The strategy is being used extensively by independent operators and majors in the Gulf of Mexico, West Africa and the North Sea alike. Fields that had a life expectancy of 20 years are now entering double that age and may end up being three times that age by the end of field life. Thanks to improved well stimulation and water injection methods, and with investment in infrastructure, these fields are still proving productive and profitable. As well as minimizing costs and maximizing value, this approach has a direct impact on CO2 emissions for the life of the field. For example, the recent field extension of Stratfjord, Norway, is expected to reduce CO2 emissions per barrel from the field by half during the next five years due to higher production compared to ending the production earlier. Last year, drilling led to 17 discoveries with ten in the North Sea, six in the Norwegian Sea, and one in the Barents Sea. The majority of these are within close proximity to an existing facility. Even small finds are deemed worthwhile as they are cost-effective to tie-in to nearby platforms and pipelines. Thanks to increasingly accurate seismic imaging techniques success in finding nearby wells has improved and new discoveries can be brought on-stream in under a year.

Inevitably if pipe and equipment is exceeding the supplier’s recommended lifetime it may need replacing. If a field has already doubled its life expectancy perhaps replacement pipe should be selected based on a much longer life expectancy. It is worth noting that because of its standard design, flexibility and resistance to degradation, it is feasible to take up m-pipe jumpers and tiebacks for re-use elsewhere. This is now proven technology, and the typical delivery time from order can be as little as a few months, as recently demonstrated. With many major operators divesting older assets to smaller operators, the need for maximising value but minimising cost is paramount.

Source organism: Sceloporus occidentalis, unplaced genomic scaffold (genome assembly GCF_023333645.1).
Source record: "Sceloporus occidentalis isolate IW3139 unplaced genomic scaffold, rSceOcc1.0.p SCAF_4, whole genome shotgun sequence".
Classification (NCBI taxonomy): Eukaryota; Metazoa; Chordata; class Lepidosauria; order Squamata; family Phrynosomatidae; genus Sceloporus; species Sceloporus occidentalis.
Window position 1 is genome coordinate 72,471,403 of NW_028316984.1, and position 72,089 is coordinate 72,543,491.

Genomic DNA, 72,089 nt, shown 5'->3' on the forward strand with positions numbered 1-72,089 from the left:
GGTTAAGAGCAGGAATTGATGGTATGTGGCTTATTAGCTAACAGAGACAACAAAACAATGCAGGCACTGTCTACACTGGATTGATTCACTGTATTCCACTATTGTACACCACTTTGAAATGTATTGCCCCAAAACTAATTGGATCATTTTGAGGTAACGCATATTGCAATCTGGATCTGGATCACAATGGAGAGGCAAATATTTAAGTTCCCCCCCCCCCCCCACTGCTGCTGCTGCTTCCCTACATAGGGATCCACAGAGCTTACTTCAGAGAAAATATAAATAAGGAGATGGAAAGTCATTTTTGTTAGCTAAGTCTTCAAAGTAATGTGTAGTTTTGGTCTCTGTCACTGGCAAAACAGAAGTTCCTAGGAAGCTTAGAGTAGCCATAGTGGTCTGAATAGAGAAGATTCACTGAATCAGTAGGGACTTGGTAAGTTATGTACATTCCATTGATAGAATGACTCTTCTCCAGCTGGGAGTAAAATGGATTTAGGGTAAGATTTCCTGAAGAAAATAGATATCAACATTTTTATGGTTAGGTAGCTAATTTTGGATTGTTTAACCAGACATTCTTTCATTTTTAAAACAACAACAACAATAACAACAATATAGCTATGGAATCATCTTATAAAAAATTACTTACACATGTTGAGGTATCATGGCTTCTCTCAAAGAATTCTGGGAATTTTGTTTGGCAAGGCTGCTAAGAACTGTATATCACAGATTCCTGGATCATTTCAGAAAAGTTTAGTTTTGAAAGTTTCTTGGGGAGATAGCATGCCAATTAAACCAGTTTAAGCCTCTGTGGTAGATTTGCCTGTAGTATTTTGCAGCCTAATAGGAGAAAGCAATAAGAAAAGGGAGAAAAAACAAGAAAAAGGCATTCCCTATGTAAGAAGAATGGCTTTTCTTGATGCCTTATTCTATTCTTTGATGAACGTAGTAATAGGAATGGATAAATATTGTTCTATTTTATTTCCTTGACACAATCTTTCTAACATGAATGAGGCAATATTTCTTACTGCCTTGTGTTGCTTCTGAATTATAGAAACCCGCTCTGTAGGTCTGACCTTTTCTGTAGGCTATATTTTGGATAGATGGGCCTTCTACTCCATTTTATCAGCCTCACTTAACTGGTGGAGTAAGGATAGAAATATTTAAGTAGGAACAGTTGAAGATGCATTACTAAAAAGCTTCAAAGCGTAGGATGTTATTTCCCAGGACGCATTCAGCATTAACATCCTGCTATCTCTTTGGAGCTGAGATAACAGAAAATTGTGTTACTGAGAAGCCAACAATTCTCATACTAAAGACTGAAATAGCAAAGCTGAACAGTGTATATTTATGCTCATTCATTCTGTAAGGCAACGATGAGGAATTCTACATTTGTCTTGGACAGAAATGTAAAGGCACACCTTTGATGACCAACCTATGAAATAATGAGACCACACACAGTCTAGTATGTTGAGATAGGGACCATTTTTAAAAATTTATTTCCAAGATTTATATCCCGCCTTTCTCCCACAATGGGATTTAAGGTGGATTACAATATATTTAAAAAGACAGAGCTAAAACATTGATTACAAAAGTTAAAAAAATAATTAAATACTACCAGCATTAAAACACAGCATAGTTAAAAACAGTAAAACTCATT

As with the cases already mentioned, there are a wide variety of opportunities to exploit TCP technology in these simpler, shorter length applications. While operators wanting to use composites for demanding deep-water riser applications must wait for qualification, the technology is already in field use in diameters of 2 to 6 inch. Magma’s m-pipe is qualified to pressure ratings up to 15ksi and for operating temperatures of -20oC to +110oc. Testing has shown that applications outside this envelope are feasible with further qualification.

Infrastructure-led development is about cost effectively extracting oil from smaller pools. In order to do that you need to have a nice simple, standard product that’s quick to procure and cost effective to install, and m-pipe is a good example of that. Composite pipe is the riser solution of the future, and it is still considered new technology, but it is also a low risk and highly desirable solution for repair, tiebacks and jumpers by operators, regardless of the environment or geography. We think it’s going to be used as a more commonplace solution around the world and are readying our capacity ahead of the inevitable increase in demand.

By Charles Tavner, COO, for Oil and Gas Innovation magazine